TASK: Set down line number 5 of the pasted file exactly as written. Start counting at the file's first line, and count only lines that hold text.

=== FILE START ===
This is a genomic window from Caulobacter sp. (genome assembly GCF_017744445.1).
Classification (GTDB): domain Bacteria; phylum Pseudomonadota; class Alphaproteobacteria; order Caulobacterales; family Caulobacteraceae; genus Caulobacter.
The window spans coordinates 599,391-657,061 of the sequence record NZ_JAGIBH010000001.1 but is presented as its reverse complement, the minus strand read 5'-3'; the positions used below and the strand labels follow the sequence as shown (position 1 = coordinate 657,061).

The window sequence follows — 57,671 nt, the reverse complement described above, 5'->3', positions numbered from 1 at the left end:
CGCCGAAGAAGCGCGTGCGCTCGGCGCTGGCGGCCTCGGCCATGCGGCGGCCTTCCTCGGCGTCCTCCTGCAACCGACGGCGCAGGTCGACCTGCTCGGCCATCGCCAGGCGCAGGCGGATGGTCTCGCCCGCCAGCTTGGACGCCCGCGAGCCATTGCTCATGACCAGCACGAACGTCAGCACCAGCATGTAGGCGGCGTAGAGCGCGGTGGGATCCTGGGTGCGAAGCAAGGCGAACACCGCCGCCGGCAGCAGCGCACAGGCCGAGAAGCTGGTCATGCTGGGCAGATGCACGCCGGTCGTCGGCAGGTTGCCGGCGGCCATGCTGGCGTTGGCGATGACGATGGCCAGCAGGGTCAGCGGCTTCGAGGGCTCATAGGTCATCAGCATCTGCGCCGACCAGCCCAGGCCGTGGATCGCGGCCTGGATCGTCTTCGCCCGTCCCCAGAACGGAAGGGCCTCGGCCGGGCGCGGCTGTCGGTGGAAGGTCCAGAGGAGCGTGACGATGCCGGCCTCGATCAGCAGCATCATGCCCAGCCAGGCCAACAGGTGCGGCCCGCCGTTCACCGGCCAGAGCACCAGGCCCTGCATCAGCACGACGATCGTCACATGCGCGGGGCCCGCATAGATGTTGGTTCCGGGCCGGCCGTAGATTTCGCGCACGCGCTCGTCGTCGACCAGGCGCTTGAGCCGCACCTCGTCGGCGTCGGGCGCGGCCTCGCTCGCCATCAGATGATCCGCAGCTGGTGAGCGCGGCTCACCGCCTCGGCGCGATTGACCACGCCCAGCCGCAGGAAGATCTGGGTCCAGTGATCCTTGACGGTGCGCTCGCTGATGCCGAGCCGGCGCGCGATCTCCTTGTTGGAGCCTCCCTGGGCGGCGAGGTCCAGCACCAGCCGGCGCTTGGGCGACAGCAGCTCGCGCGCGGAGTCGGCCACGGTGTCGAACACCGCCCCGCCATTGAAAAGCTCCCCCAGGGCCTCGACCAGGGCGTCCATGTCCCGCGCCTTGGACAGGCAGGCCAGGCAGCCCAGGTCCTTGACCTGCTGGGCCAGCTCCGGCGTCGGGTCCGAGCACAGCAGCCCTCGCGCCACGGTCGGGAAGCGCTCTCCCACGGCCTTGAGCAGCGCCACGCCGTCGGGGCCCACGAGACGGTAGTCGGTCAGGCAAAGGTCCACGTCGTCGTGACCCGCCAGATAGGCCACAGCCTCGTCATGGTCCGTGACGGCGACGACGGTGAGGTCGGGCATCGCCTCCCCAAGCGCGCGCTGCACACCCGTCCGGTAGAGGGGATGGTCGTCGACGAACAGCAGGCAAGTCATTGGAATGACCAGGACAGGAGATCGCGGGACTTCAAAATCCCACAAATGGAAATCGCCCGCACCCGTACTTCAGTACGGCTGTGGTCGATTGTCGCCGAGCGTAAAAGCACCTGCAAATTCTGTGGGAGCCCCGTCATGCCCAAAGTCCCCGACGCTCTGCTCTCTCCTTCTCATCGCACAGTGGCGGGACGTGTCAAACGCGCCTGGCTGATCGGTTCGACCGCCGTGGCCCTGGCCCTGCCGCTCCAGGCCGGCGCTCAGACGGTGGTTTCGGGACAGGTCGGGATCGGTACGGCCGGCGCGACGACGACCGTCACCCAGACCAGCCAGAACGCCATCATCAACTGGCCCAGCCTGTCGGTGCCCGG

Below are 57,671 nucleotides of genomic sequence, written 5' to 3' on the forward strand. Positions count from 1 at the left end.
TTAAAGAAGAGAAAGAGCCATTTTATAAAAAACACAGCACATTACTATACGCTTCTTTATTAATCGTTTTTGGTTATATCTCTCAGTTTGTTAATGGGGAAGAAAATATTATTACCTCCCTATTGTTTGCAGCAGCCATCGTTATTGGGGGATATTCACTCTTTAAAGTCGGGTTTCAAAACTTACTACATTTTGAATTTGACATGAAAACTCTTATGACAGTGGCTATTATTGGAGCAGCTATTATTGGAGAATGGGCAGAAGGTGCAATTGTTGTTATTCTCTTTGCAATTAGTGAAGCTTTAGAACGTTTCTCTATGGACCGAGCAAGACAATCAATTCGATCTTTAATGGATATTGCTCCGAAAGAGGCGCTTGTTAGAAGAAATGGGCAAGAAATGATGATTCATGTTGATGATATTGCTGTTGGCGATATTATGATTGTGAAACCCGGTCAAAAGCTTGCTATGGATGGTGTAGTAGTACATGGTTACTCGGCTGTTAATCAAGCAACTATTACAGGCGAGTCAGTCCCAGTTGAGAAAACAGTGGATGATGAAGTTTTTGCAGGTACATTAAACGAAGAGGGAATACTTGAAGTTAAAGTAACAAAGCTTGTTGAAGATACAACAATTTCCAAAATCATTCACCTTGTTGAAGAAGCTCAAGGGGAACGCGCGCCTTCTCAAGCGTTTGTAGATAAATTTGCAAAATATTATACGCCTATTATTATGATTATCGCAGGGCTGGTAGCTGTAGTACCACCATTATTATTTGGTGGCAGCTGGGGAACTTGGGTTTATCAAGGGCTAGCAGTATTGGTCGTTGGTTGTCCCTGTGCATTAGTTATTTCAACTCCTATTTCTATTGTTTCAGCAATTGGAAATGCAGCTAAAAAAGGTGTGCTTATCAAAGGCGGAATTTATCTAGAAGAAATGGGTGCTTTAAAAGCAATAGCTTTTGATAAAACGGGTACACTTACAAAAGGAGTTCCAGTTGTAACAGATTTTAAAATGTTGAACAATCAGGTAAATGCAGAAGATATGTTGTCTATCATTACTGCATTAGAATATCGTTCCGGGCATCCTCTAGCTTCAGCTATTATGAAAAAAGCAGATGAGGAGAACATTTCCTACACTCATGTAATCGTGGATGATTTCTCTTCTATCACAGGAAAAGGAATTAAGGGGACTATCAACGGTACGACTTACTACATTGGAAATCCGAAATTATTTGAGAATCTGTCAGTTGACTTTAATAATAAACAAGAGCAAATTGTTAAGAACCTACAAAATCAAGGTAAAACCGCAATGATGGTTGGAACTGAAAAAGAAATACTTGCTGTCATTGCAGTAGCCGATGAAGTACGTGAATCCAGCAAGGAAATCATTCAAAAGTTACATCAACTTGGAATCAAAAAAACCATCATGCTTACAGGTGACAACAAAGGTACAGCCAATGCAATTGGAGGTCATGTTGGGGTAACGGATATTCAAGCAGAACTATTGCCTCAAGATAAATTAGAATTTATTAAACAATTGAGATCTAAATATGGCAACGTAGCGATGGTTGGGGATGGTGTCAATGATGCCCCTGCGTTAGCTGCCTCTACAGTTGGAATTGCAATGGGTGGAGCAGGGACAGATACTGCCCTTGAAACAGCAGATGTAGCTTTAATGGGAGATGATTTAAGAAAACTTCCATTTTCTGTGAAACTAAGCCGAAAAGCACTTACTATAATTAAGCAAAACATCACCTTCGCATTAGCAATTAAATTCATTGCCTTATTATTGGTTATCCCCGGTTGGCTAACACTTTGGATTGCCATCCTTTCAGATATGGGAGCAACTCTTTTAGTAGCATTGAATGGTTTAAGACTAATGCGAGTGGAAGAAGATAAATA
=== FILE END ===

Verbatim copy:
CGCCGAAGAAGCGCGTGCGCTCGGCGCTGGCGGCCTCGGCCATGCGGCGGCCTTCCTCGGCGTCCTCCTGCAACCGACGGCGCAGGTCGACCTGCTCGGCCATCGCCAGGCGCAGGCGGATGGTCTCGCCCGCCAGCTTGGACGCCCGCGAGCCATTGCTCATGACCAGCACGAACGTCAGCACCAGCATGTAGGCGGCGTAGAGCGCGGTGGGATCCTGGGTGCGAAGCAAGGCGAACACCGCCGCCGGCAGCAGCGCACAGGCCGAGAAGCTGGTCATGCTGGGCAGATGCACGCCGGTCGTCGGCAGGTTGCCGGCGGCCATGCTGGCGTTGGCGATGACGATGGCCAGCAGGGTCAGCGGCTTCGAGGGCTCATAGGTCATCAGCATCTGCGCCGACCAGCCCAGGCCGTGGATCGCGGCCTGGATCGTCTTCGCCCGTCCCCAGAACGGAAGGGCCTCGGCCGGGCGCGGCTGTCGGTGGAAGGTCCAGAGGAGCGTGACGATGCCGGCCTCGATCAGCAGCATCATGCCCAGCCAGGCCAACAGGTGCGGCCCGCCGTTCACCGGCCAGAGCACCAGGCCCTGCATCAGCACGACGATCGTCACATGCGCGGGGCCCGCATAGATGTTGGTTCCGGGCCGGCCGTAGATTTCGCGCACGCGCTCGTCGTCGACCAGGCGCTTGAGCCGCACCTCGTCGGCGTCGGGCGCGGCCTCGCTCGCCATCAGATGATCCGCAGCTGGTGAGCGCGGCTCACCGCCTCGGCGCGATTGACCACGCCCAGCCGCAGGAAGATCTGGGTCCAGTGATCCTTGACGGTGCGCTCGCTGATGCCGAGCCGGCGCGCGATCTCCTTGTTGGAGCCTCCCTGGGCGGCGAGGTCCAGCACCAGCCGGCGCTTGGGCGACAGCAGCTCGCGCGCGGAGTCGGCCACGGTGTCGAACACCGCCCCGCCATTGAAAAGCTCCCCCAGGGCCTCGACCAGGGCGTCCATGTCCCGCGCCTTGGACAGGCAGGCCAGGCAGCCCAGGTCCTTGACCTGCTGGGCCAGCTCCGGCGTCGGGTCCGAGCACAGCAGCCCTCGCGCCACGGTCGGGAAGCGCTCTCCCACGGCCTTGAGCAGCGCCACGCCGTCGGGGCCCACGAGACGGTAGTCGGTCAGGCAAAGGTCCACGTCGTCGTGACCCGCCAGATAGGCCACAGCCTCGTCATGGTCCGTGACGGCGACGACGGTGAGGTCGGGCATCGCCTCCCCAAGCGCGCGCTGCACACCCGTCCGGTAGAGGGGATGGTCGTCGACGAACAGCAGGCAAGTCATTGGAATGACCAGGACAGGAGATCGCGGGACTTCAAAATCCCACAAATGGAAATCGCCCGCACCCGTACTTCAGTACGGCTGTGGTCGATTGTCGCCGAGCGTAAAAGCACCTGCAAATTCTGTGGGAGCCCCGTCATGCCCAAAGTCCCCGACGCTCTGCTCTCTCCTTCTCATCGCACAGTGGCGGGACGTGTCAAACGCGCCTGGCTGATCGGTTCGACCGCCGTGGCCCTGGCCCTGCCGCTCCAGGCCGGCGCTCAGACGGTGGTTTCGGGACAGGTCGGGATCGGTACGGCCGGCGCGACGACGACCGTCACCCAGACCAGCCAGAACGCCATCATCAACTGGCCCAGCCTGTCGGTGCCCGG